Glorious disfigurement

After the destruction of the second temple, nearly 600 years before Christ, fast days increased amongst the Jews.  Fasting became ordered and specific days were designated fast days. 

Post AD, fasting along with other Jewish legalism and piety weaved its way into the Christian doctrine and it was administered as a form of penance, and the Popes ordered that quarterly fasts be undertaken which if broken led to torture!

In 1303 King Philip IV of France brought down Pope Boniface VIII on charges of heresy, blasphemy, sodomy, sorcery … and not fasting on fast day!

Fasting seems to have lost its beauty somewhat in history. It has become what Jesus spoke against. It has been gloriously disfigured by hypocrites. We need to recover it as a natural part of our discipleship as much as praying and giving.

“When you fast, do not look sombre as the hypocrites do, for they disfigure their faces to show others they are fasting. Truly I tell you, they have received their reward in full. But when you fast, put oil on your head and wash your face, so that it will not be obvious to others that you are fasting, but only to your Father, who is unseen; and your Father, who sees what is done in secret, will reward you.” (Matthew 6 v 16-18)

There are reasons to fast that are beneficial and it is not to look good amongst the crowd.

Fasting must be centred on God. It is not a means to get our own way, to somehow manipulate God to do what we want. 

Fasting is not a way to earn favour with God, to impress God or to earn his acceptance, for that is given through the work of Jesus Christ not our works.

Fasting will also identify to the ‘faster’ the things in their life that controls them, for example, pride or anger.

We are often unaware of being controlled, but fasting brings those things to the forefront, so that they can then be dealt with. So fasting isn’t necessarily from food but that will be the most popular form of fasting.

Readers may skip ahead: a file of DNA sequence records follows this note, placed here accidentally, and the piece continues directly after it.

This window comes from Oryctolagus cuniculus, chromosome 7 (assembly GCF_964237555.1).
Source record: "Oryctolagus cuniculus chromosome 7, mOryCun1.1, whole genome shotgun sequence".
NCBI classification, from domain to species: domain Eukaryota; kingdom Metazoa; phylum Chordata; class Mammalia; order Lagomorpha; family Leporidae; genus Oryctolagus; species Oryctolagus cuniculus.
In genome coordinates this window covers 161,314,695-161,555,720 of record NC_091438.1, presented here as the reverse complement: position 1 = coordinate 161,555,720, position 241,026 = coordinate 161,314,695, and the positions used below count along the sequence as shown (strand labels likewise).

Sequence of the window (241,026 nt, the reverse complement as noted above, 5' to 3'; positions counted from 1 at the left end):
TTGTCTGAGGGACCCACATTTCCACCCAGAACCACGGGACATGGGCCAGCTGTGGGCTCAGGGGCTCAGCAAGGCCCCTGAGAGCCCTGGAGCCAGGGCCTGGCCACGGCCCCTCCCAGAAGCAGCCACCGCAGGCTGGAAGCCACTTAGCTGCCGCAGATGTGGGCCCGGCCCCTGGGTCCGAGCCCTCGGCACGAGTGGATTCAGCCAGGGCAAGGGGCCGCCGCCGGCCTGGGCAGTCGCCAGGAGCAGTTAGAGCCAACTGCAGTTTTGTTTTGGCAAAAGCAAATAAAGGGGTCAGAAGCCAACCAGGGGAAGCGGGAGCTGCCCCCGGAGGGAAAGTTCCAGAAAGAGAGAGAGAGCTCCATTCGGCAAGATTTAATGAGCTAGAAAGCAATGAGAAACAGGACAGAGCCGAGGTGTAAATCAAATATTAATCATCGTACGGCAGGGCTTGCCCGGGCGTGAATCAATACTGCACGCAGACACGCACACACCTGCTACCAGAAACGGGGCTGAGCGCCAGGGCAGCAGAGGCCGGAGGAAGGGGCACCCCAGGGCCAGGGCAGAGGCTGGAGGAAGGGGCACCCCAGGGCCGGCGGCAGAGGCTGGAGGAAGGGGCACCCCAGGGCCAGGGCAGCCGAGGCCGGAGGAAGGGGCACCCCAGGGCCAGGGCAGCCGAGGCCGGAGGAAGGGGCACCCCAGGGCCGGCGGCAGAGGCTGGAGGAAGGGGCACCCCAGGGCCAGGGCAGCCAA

Fasting is a reminder to the Christian that our dependence is on God alone and not on food or the thing we happen to be fasting, that it is God who sustains us. Fasting unto God therefore is feasting – feasting on him and on doing his will. Fasting also helps us to recognise that the nonessentials really are nonessentials.  So often they can take over our lives; fasting helps to maintain balance again.

Fasting strengthens prayer because it helps to focus more clearly on what we are seeking God for. It doesn’t bend his arm it helps to bend our knee.

Fasting makes us more receptive to understand what God is wanting from our life.

Fasting can best express to God the depth of our feelings. Fasting can express the grief and confession of our sin that words cannot.

Fasting is often used in the Bible story to seek protection from enemies or circumstances

Fasting can indicate a new season has begun.

Fasting is a physical expression of humility before God.

Fasting can be used to overcome trials and temptations.

Fasting expresses love and worship to God. It is an act of sheer devotion to God.

How do you incorporate it into your discipleship?

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